Enriching student learning

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Establish more balance between the focus on literacy and numeracy and the importance of providing elementary students access to programs in other subjects including science, social studies, the arts, and physical and health education.

Increase the Elementary Foundation Grant to provide all elementary schools with a teacher-librarian and specialist teachers in the arts, health, and physical education and guidance.

Increase the Elementary Foundation Grant to support school library learning resources and technology.

Classes in the arts and physical education drive our little ones to thrive and learn teamwork, collaboration, and creativity. Although the province knows the importance of these programs—mandating that elementary students must have access to the arts and physical education classes—it does not allocate the funding teachers need to provide these classes. We need specialist teachers who share their love for music, physical education, visual and performing arts, and design and technology to guide our kids to follow their passions and choose careers that ensure Ontario is at the forefront of new technological and creative trends.

The Ontario education grants leave our kids short-changed when it comes to funding specialist teachers. The shortfall is magnified in smaller and more remote schools that have less access to specialist teachers and programs because funding is based on per-pupil grants rather than grants per school.

Technology, the arts, global and environmental education, all support experiential learning that ignites and sustains students’ interest and connects them to the world around them.

Elementary students would have a more enriched educational program and experience less frustration or violent behaviour if they had more opportunities to learn through the arts and outdoor experiential learning, supported by teacher-librarians and teachers who are specialists in the arts, health and physical education, and guidance. However, the government does not provide sufficient funding for teacher-librarians or specialist teachers.

Research confirms that the knowledge and expertise of teacher-librarians and specialist teachers make an important contribution to the quality of elementary education. This is true of both academic success and students’ broader emotional, physical, cognitive, personal and social development. An extensive literature review concluded that, “Overall, the literature surrounding specialist teachers in a range of content areas appears to support the claim that specialist teachers can positively impact student achievement and contribute to student success at the elementary level.”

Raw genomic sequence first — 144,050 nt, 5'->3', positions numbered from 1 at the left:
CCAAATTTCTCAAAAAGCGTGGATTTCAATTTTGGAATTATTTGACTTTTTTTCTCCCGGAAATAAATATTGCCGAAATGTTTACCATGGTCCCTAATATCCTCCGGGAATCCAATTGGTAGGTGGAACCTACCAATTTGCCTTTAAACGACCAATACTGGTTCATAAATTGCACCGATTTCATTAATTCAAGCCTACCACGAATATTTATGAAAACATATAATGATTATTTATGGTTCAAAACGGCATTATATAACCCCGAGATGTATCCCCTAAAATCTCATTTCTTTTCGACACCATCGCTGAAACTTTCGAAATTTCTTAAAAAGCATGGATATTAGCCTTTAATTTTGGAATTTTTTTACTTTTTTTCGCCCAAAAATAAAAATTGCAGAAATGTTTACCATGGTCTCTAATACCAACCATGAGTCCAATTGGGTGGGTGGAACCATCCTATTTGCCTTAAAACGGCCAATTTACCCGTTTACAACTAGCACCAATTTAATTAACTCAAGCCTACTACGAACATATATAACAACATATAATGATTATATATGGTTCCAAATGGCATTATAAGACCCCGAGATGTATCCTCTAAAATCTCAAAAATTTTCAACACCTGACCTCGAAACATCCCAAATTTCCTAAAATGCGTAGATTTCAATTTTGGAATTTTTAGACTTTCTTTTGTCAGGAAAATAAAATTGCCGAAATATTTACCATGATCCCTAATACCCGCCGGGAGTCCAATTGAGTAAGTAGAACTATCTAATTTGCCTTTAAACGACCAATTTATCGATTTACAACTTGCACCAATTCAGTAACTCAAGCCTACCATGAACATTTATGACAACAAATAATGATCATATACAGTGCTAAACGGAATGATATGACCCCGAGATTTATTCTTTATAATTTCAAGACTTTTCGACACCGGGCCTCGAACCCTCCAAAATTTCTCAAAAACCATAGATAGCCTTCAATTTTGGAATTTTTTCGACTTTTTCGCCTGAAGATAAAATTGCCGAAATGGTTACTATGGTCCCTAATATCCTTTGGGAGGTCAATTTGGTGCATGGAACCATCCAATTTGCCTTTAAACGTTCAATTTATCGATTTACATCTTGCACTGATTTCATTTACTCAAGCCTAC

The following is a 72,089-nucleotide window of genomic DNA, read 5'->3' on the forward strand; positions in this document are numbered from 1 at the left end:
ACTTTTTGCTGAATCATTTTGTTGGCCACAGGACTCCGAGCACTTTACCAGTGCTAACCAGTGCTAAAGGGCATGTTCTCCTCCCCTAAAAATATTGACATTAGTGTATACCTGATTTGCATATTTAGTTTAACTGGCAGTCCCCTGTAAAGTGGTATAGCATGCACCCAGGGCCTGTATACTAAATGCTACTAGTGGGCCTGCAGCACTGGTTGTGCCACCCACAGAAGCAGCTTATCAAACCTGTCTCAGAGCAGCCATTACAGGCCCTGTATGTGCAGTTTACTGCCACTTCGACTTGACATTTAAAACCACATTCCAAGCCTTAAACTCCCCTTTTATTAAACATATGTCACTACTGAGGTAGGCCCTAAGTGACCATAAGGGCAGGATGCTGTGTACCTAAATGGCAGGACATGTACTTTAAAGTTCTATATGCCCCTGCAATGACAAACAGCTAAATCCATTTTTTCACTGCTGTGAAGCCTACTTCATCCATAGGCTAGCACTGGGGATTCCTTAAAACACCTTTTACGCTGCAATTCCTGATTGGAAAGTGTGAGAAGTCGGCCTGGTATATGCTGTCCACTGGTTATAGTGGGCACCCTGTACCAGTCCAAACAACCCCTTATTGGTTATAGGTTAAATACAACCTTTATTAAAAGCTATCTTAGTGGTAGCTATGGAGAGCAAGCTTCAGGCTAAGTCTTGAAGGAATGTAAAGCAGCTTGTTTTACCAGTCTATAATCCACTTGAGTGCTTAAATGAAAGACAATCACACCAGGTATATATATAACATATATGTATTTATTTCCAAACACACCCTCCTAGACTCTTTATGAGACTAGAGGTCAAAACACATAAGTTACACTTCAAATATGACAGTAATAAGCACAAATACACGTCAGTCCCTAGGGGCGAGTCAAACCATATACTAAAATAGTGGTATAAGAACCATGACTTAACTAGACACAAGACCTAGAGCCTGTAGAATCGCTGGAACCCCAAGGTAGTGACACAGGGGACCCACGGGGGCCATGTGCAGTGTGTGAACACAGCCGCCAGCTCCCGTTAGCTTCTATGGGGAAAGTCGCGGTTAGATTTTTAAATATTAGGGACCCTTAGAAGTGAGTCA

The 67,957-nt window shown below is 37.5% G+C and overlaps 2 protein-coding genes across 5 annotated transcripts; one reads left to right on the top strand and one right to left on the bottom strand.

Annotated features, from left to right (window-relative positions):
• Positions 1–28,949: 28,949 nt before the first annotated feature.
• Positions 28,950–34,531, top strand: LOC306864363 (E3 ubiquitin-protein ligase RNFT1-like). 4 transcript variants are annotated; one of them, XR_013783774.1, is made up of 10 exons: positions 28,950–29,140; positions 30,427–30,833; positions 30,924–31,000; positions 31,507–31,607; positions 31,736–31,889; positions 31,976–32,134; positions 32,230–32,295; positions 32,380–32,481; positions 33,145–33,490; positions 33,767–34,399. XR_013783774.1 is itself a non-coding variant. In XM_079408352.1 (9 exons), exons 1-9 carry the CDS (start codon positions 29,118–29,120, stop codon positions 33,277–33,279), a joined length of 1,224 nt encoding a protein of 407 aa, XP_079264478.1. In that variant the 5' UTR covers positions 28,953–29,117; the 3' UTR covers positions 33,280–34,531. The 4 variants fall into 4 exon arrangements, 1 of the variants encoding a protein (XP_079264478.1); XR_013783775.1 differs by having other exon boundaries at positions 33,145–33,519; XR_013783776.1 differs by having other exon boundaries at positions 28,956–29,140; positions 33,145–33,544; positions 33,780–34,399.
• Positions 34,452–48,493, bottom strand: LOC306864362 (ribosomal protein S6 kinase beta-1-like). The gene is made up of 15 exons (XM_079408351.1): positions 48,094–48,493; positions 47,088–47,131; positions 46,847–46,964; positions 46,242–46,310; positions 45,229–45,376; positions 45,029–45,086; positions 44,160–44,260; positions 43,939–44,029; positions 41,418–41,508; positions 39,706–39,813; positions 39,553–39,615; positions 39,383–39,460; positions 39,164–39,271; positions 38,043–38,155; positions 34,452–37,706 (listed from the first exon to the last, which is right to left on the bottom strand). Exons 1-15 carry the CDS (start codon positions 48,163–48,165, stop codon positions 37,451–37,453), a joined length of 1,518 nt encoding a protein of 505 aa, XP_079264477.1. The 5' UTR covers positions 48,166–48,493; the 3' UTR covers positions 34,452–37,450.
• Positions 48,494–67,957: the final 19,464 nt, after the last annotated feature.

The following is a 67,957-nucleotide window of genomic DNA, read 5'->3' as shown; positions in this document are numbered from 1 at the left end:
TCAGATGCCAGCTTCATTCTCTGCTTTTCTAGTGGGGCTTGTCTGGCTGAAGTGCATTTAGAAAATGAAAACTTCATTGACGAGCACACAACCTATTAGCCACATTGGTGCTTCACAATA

The number of specialist teachers at the elementary level has dropped significantly since 1998 when the current funding model was introduced. A decade ago, ETFO negotiated additional funding for specialist teachers that contributed to a modest increase in their numbers. The Ontario education grants still leave elementary students significantly shortchanged for access to quality programs in the arts, health, and physical education, as well as support from teacher-librarians. The shortfall is greater in smaller and more remote schools that have less access to specialist teachers and programs because the funding is based on per-pupil grants rather than grants per school. The ETFO poll indicates that 89 per cent of Ontarians agree that all students should have access to art, physical education, and library services.

In the context of the Ministry’s focus on student well-being, including addressing mental health issues, the lack of guidance counsellors in elementary schools is a barrier to meeting the needs of students. According to a recent report by the public advocacy organization People for Education, 83 per cent of all elementary schools report having no full- or part-time guidance counsellors. Only two per cent report having a full-time guidance counsellor. In the context of increased concerns related to classroom violence, it is short-sighted for the government not to ensure greater student access to guidance counsellors in elementary schools.

Teacher-librarians play a critical role in developing student literacy, supporting teachers’ classroom instruction, and making the library the technological hub of the school. Studies conducted by People for Education document the extent to which trained teacher-librarians have a positive effect on student literacy achievement and on children’s enjoyment of reading. It is ETFO policy that all elementary students have access to a teacher-librarian. In recent years, many school boards have replaced teacher-librarians with library-technicians who are not teachers and not trained to support teachers’ classroom instruction. The per-pupil allocation of teacher-librarians has not changed since the funding formula was introduced.

School libraries cannot fulfill their role of assisting teachers meet the learning expectations of the provincial curriculum without up-to-date resources and technology. The education funding formula must be amended to provide dedicated resource funding to support school libraries.